I’ve been taught all my life that breakfast is the most important meal of the day. Vitamins, fibers, protein, fat – all this to get your brain going. Maybe this is why Finland gets such high scores in the Pisa-school reports – our brains function in the morning, too. Is the rest of the world performing poorly in the first hours of their working day?
My 3 daughters always rejoice when I take them to Paris – croissant, baguette, butter and jam for breakfast! They only got that kind of breakfast when they were really young and stayed overnight at my mom’s, and I put a stop to that, too. Rye bread, s’il vous plaît, Edam-cheese and tomato slices on top, or oatmeal porridge with frozen blueberries, a fruit, that’s the Finnish way.
By the third morning in Paris, I always crave for something fresh. Because my husband and I always rent a flat somewhere in Paris when visiting the town, we can escape the French breakfast. I’ve taken the habit of going for a walk in the morning to buy us a baguette (can’t get any other type of bread, and it IS good) with salad, tomatoes, ham – they call it “Fermier”.
One morning, I showed up too early on Rue St. Jacques. There was a smiling girl in her twenties trying to offer me alternatives for the “sandwiches”, like a Panini, but I said I wanted the green stuff in my breakfast bread. She quickly offered me a cup of coffee (which I didn’t take, being probably the only Finn who doesn’t drink coffee…The Finns drink the most coffee in the world!). Would I like to sit and wait while she called “the other place” and ran there to get a sandwich for me? Wonderful, I said, I’ll just take a stroll around the church on the other side of the street and come back. “Oh, no, don’t go out there in the cold, please have a seat and wait, you’ll get your bread in no time”. I assured the girl I was coming back and took my stroll around the St Severin church. I thank the Paris administration for issuing plates in front of the public places, explaining what I’m looking at. It always amuses me, though, that the texts are most of the time only in French, even though Paris is the number one tourist destination in the world.
I returned to the girl, she had a Fermier all packed up to go, even though I didn’t remember I had told her it was a Fermier I wanted – they have other alternatives with cheese etc. Well, a Fermier was what I wanted, that’s what I got, and payed 3,85 euros for this humongous bread.
If you don’t find anything worth wondering about in this story, then you live in the US, France or somewhere where customer service is in the backbone of the citizens. Everybody complains about the service in Paris, but I’ve never met anything but excellent service. Okay, once in Versailles, where two ladies of three of the three ticket boots decided to go for lunch together and left a lot of us, who had been standing in line for over hour and a half, wondering about the French behavior. As my friend Taina put it: “They just lift their shoulders and say with their eyes: “Look, I’m not the one who wants to see Versailles, you are. You’ve just got to wait, haven’t you?”. Many other people in the line had more evil stuff to say, but the third lady in her third boot kept her cool and continued to sell tickets.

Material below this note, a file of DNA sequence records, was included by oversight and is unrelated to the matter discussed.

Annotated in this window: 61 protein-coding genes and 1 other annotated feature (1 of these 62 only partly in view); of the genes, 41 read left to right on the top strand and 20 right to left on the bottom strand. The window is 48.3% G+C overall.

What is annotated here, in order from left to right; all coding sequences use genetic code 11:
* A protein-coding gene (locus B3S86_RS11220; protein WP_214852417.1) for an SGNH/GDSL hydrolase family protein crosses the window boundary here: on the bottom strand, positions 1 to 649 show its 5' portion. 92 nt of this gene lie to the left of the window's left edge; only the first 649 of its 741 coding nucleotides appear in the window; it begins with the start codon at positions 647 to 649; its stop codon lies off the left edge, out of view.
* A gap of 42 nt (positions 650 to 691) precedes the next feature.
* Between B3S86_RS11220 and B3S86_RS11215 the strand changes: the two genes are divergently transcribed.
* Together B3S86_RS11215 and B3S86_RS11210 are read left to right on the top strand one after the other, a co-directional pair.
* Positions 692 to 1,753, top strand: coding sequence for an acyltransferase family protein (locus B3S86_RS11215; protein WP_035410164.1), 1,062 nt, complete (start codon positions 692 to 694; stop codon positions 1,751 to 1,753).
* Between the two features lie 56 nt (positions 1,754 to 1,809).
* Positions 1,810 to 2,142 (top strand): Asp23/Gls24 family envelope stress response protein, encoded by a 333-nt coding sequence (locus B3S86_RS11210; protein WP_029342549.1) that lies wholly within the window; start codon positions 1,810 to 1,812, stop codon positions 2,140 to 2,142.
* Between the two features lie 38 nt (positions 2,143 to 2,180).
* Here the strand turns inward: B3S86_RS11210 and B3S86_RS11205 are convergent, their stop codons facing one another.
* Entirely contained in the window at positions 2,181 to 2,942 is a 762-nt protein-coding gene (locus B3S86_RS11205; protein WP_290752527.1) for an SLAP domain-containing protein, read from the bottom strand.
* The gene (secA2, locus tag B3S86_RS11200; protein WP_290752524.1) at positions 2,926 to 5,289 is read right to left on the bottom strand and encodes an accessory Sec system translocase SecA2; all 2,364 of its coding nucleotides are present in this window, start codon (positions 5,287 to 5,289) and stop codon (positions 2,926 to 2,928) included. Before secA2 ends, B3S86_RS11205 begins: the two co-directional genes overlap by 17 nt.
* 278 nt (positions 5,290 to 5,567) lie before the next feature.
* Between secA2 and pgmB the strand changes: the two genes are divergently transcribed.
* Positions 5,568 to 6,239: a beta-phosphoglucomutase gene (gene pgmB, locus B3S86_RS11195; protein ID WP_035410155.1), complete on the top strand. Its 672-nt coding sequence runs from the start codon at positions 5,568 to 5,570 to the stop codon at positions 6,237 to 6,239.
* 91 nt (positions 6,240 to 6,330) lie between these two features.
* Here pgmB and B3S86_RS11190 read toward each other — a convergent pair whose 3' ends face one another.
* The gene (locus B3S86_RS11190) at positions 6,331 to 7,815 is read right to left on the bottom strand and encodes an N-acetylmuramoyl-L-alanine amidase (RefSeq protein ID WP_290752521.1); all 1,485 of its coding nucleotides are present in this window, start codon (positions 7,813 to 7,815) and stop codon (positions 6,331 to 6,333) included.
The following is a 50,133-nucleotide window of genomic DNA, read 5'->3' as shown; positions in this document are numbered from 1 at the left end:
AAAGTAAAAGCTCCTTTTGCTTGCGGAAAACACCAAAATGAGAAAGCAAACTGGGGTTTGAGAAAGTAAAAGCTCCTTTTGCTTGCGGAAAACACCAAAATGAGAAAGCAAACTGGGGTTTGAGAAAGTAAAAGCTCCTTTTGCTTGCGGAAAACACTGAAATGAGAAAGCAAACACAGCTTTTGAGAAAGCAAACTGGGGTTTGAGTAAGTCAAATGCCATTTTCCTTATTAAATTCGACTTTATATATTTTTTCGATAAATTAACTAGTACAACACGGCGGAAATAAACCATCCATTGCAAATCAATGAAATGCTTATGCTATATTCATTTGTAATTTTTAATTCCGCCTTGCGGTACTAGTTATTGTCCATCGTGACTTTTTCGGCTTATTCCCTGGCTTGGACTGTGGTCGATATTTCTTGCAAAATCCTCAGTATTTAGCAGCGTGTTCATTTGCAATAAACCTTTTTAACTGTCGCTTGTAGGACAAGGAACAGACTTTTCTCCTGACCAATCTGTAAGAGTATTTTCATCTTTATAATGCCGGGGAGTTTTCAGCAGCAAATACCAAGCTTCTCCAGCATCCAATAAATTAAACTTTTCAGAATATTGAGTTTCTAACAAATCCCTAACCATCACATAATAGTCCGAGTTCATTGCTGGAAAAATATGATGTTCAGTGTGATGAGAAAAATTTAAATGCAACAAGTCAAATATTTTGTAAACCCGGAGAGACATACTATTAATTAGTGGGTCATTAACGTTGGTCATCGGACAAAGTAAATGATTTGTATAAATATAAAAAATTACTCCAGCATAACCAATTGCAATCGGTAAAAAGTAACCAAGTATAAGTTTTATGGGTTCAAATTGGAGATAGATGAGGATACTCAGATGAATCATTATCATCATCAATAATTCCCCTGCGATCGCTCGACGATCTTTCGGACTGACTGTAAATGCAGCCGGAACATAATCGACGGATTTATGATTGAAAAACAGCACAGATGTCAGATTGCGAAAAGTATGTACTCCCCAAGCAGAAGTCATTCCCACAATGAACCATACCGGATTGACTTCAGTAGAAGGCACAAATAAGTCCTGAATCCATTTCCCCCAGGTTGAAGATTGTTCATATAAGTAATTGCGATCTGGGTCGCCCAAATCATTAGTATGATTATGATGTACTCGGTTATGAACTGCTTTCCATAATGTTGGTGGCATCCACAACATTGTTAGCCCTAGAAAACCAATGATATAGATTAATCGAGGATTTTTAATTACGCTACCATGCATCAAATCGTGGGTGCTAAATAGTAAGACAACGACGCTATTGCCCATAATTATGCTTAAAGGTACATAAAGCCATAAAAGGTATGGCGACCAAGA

On the other hand, if you have a good half of a Fermier for your breakfast, you’re not hungry between 11 a.m. and 2 p.m., the French lunch hour. You’d love to have lunch between 2 and 4 p.m. but that’s nearly impossible. All the breakfast-eating nations, i.e. the Scandinavian countries and Germany, go half starved in the Mediterranean countries all afternoon until the dinner places open around 6 or 7 p.m. No wonder you have to have lunch at 11 if you’ve had air and coffee for breakfast (most French people don’t eat that croissant nor the baguette in the morning). But change is in the air. There are more and more of the “service continu”-places that serve food all day long. They’re not the majority, but seek and you will find. Speaking of change – have you noticed that a good many customer service people speak English in Paris? Voluntarily!
My husband and I usually just give up – have our Fermier AND a croissant or a moist pain au raisin, walk, walk, walk, have lunch between 11 and 2, walk, walk, walk, have a drink before dinner, walk, walk, walk, and finally also have dinner. That’s one of the good things about being a tourist in Paris – you can’t help but to walk off those extra calories.